“For him to still stand up after seeing a woman lose her life and then not even mention that woman losing her life in any of his speeches … Josh Hawley just, I mean, he’s lost any respect I had for him, which was pretty low at this point anyway,” Dogan said.
Hawley released a statement to some media outlets on Thursday saying, “I will never apologize for giving voice to the millions of Missourians and Americans who have concerns about the integrity of our elections.”
That came after Hawley defended his decision to object on the Senate floor Wednesday evening, contending that the chamber was the right place to hash out disagreements over the election — most notably whether Pennsylvania overreached with its absentee ballot regulations.
“And so to those who say this is just a formality today, an antique ceremony that we’ve engaged in for a couple of hundred years? I can’t say that I agree,” Hawley said. “I actually think it’s very vital what we do, the opportunity to be heard, to register objections is very vital. Because this is the place where those objections should be heard and dealt with, debated and finally resolved. In this lawful means, peacefully, without violence, without attacks, without bullets.”
Some of Hawley’s colleagues, including Democratic Pennsylvania Sen. Bob Casey, sharply disagreed that an expansion of absentee balloting spearheaded by that state’s GOP legislature ran afoul of the state constitution.
While not mentioning Hawley, Blunt said in a statement released early Thursday that he didn’t join those objecting to Biden’s win because the ability for Trump to contest the election ended “with each state certifying its election results in accordance with the Constitution and state law.”
“None of [Wednesday’s] statements contained new information that has not already been presented to, and reviewed by, a state or federal court,” Blunt said. “My view is that there is not sufficient evidence to sustain the objections. The states and the voters in each state elect the president. As such, Congress has a constitutional obligation to accept the election results.”
Anita Manion, a political science professor at the University of Missouri-St. Louis, said it was striking how Hawley stuck with his decision to object to the electoral vote count when some of his colleagues, such as soon-to-be-former Sen. Kelly Loeffler, decided to bail on the futile effort.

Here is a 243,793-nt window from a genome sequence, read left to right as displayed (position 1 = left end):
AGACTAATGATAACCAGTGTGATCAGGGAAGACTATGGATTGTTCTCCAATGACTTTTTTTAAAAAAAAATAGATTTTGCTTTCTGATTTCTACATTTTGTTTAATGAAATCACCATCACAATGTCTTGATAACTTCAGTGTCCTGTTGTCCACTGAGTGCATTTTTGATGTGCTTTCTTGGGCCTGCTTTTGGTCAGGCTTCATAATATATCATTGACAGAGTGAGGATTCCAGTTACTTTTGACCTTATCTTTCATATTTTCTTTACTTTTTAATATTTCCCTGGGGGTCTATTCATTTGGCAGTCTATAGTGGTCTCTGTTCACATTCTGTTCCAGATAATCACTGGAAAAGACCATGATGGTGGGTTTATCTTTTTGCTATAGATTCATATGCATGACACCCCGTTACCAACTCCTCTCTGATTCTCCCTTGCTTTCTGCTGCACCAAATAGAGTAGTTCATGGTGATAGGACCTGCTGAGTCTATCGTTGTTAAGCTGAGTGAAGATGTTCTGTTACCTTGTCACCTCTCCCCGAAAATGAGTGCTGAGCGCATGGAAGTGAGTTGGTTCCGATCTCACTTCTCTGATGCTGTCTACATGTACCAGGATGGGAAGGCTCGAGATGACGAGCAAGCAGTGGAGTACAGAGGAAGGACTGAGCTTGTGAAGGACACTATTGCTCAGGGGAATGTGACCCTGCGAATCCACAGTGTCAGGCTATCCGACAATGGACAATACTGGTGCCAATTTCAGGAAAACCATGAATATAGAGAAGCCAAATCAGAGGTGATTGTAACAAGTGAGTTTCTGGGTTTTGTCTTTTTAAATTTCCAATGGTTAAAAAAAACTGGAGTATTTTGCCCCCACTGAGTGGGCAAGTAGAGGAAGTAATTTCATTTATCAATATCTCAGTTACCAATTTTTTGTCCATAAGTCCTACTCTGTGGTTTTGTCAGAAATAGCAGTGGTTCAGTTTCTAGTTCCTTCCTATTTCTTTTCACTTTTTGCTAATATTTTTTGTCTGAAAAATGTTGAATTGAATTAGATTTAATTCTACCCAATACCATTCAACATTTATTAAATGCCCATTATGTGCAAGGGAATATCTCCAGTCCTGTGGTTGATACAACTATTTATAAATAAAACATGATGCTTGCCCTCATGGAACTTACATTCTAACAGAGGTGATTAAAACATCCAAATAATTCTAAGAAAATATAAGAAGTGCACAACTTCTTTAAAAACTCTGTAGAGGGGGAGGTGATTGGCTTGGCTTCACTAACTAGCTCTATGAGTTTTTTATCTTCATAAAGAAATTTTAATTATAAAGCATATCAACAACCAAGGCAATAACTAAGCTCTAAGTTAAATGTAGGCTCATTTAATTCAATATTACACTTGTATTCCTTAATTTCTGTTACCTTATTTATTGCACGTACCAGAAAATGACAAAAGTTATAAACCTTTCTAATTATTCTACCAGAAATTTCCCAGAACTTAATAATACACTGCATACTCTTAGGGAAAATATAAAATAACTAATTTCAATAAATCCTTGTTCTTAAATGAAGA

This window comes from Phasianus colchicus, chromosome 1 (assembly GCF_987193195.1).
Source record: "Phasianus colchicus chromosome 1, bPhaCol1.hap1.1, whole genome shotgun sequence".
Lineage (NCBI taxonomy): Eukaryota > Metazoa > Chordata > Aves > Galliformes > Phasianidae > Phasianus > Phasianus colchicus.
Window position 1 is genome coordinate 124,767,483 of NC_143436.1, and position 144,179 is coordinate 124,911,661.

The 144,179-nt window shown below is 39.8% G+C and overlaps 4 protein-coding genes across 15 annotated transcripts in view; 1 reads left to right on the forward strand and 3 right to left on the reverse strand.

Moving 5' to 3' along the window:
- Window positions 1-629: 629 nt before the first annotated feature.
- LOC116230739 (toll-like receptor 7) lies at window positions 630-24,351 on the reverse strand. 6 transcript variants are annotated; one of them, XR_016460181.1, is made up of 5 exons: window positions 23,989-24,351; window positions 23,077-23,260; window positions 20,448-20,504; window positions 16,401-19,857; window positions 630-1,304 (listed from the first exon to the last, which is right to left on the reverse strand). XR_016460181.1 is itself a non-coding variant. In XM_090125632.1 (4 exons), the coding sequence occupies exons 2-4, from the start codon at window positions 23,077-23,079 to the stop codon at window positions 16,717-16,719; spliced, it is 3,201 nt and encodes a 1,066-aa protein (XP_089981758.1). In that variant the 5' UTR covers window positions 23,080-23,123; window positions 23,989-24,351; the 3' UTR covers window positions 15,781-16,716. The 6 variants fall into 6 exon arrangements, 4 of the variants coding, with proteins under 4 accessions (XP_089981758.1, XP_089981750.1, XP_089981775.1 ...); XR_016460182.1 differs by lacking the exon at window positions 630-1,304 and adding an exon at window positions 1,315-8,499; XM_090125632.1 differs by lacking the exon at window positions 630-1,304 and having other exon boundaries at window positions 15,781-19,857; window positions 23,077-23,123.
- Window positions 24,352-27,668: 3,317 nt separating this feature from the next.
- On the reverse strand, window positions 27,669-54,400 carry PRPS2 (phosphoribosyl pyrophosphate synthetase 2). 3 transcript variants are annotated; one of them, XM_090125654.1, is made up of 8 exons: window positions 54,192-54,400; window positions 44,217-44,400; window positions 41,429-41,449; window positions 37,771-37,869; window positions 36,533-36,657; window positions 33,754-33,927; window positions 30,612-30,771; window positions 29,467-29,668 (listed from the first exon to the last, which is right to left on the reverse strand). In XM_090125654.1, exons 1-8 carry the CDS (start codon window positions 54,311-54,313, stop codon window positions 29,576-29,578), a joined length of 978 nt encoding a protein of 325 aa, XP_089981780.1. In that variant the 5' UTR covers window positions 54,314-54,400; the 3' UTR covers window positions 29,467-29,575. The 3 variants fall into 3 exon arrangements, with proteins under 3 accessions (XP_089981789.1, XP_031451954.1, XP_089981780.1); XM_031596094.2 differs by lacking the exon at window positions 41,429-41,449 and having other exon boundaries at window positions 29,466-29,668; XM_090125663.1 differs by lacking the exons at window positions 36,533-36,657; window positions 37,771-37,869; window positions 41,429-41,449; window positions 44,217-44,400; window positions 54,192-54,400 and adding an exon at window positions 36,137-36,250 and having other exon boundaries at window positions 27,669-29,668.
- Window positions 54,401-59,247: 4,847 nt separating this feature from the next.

“What he had to say on the floor last night seemed really out of step with most everyone else,” Manion said Thursday. “There were a handful of folks who took that same tone. And I found it to be a jarring, disappointing, departure from the tone that other senators, the vice president, the representatives were taking.”
Hawley is not up for reelection until 2024. Should he seek another term or run for president as McCaskill suggests, Manion said his decision-making and words will be used against him in television ads and political discourse.
“Certainly that picture of him with his fist up sort of riling up the crowd and the fundraising efforts that he’s tied to these challenges — I think those are going to be pretty strong campaign ads against him,” Manion said. “I think he’s definitely done damage to certainly those moderates and independents in the middle, people that were really devastated to see what happened yesterday.”
On Thursday, the Missouri Independent reported that a Joplin businessman who contributed millions to Hawley’s campaigns denounced him and called for the Senate to censure him.
David Humphreys, president and CEO of Tamko Building Products, said Hawley should be censured “for provoking yesterday’s riots in our nation’s capital.”
While the votes objecting to Biden’s win were not close, they did nab support from two members of Congress who represent part of the Metro East: Mike Bost and freshman Mary Miller.
Miller, who stirred controversy Wednesday by stating “Hitler was right on one thing,” the need to capture support from youth, in a speech before the rioting, did not return multiple requests for comment.
Bost said in a statement he voted to overturn the electoral votes of Arizona and Pennsylvania because, “in my belief, they failed to meet that constitutional standard.”
Another local member of Congress, Rep. Rodney Davis, R-Taylorville, who like Blunt helped with the process of Wednesday’s Electoral vote count, declined to overturn the Pennsylvania and Arizona electoral votes. He said in a statement the rioting and violence brought back painful memories of when he witnessed a gunman shoot and critically injure fellow Congressman Steve Scalise of Louisiana.
“Political violence of any kind is never acceptable and must be prosecuted to the fullest extent of the law. There’s no excuse for what we saw,” Davis said. “It’s unpatriotic and un-American. Political leaders, from Congress to the White House, have an obligation to be voices of reason and calming in times of national crisis. That time is now.”
Follow Jason on Twitter: @jrosenbaum